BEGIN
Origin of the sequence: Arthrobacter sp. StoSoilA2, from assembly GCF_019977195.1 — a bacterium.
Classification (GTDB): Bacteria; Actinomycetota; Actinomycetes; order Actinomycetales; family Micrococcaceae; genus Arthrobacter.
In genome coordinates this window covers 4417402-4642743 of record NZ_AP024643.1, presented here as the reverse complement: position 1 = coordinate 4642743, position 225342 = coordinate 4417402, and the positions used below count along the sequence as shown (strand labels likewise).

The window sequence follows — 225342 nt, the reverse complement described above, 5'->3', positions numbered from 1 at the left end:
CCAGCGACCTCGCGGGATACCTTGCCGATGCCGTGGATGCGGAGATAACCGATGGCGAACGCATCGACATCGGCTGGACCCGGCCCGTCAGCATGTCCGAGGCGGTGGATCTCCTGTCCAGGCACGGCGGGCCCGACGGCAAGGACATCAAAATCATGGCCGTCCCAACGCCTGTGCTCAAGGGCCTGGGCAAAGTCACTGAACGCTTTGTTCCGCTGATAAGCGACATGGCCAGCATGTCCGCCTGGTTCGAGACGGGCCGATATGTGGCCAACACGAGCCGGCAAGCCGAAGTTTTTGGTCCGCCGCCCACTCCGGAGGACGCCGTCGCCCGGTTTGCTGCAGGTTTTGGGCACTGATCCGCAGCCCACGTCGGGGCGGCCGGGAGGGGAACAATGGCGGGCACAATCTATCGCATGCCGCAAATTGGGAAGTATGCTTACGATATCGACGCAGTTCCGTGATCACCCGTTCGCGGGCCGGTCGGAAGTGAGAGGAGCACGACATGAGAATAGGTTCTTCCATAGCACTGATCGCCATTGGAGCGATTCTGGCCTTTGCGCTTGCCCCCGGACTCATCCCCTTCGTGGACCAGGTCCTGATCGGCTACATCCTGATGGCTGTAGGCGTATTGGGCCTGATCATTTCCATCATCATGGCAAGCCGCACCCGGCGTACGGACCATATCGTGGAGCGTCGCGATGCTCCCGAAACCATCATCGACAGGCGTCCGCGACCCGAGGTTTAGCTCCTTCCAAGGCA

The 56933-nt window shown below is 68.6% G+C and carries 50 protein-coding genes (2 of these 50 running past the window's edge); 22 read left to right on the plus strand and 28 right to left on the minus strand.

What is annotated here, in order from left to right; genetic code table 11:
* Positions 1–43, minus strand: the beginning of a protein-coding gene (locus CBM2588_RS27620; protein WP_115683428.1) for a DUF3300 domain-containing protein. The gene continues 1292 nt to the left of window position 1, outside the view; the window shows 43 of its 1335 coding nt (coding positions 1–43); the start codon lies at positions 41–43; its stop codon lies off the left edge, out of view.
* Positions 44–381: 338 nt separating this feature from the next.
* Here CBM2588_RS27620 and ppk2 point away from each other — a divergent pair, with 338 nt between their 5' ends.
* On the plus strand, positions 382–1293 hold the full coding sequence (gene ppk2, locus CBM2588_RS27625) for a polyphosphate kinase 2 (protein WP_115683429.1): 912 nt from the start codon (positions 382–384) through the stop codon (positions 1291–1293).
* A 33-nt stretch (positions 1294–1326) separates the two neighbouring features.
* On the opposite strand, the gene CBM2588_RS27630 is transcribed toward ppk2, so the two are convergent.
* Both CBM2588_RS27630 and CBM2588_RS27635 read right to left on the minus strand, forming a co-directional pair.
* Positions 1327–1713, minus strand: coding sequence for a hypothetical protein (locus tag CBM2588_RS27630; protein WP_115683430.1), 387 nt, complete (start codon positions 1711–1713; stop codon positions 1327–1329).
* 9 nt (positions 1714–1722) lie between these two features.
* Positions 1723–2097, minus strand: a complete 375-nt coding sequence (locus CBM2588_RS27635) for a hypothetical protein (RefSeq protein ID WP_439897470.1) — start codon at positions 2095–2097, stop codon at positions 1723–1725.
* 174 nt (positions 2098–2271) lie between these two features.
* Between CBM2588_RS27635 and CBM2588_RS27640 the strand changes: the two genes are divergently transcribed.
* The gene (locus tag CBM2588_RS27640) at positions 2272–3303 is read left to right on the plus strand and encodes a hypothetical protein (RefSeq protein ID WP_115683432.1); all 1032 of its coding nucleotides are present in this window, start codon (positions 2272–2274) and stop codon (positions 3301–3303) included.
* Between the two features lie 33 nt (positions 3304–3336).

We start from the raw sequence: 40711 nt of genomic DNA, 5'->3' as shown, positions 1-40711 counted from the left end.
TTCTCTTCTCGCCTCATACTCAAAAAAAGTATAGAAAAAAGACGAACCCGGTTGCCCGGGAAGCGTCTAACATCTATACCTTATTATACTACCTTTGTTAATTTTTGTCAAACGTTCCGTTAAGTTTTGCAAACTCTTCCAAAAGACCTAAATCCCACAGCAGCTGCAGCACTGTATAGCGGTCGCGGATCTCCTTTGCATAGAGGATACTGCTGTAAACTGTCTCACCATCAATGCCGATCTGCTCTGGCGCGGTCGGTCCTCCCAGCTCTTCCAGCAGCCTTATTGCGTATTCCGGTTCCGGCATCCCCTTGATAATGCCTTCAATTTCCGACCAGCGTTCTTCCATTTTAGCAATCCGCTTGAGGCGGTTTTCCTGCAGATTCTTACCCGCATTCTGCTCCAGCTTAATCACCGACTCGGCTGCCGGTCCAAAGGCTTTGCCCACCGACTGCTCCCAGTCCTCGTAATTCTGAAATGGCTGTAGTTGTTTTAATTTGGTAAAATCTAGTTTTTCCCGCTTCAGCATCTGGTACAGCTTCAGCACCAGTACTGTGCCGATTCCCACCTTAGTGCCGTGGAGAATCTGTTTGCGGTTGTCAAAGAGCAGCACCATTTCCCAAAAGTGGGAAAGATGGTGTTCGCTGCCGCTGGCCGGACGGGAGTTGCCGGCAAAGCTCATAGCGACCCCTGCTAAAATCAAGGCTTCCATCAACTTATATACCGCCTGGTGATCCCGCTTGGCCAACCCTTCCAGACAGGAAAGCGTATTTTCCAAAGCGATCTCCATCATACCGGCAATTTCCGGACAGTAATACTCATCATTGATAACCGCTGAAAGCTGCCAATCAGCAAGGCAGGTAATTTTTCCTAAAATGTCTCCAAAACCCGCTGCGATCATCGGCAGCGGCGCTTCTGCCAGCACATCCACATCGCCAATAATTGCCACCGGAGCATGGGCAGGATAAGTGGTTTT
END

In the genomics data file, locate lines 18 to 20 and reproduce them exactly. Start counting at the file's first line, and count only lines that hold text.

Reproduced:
* 174 nt (positions 2098–2271) lie between these two features.
* Between CBM2588_RS27635 and CBM2588_RS27640 the strand changes: the two genes are divergently transcribed.
* The gene (locus tag CBM2588_RS27640) at positions 2272–3303 is read left to right on the plus strand and encodes a hypothetical protein (RefSeq protein ID WP_115683432.1); all 1032 of its coding nucleotides are present in this window, start codon (positions 2272–2274) and stop codon (positions 3301–3303) included.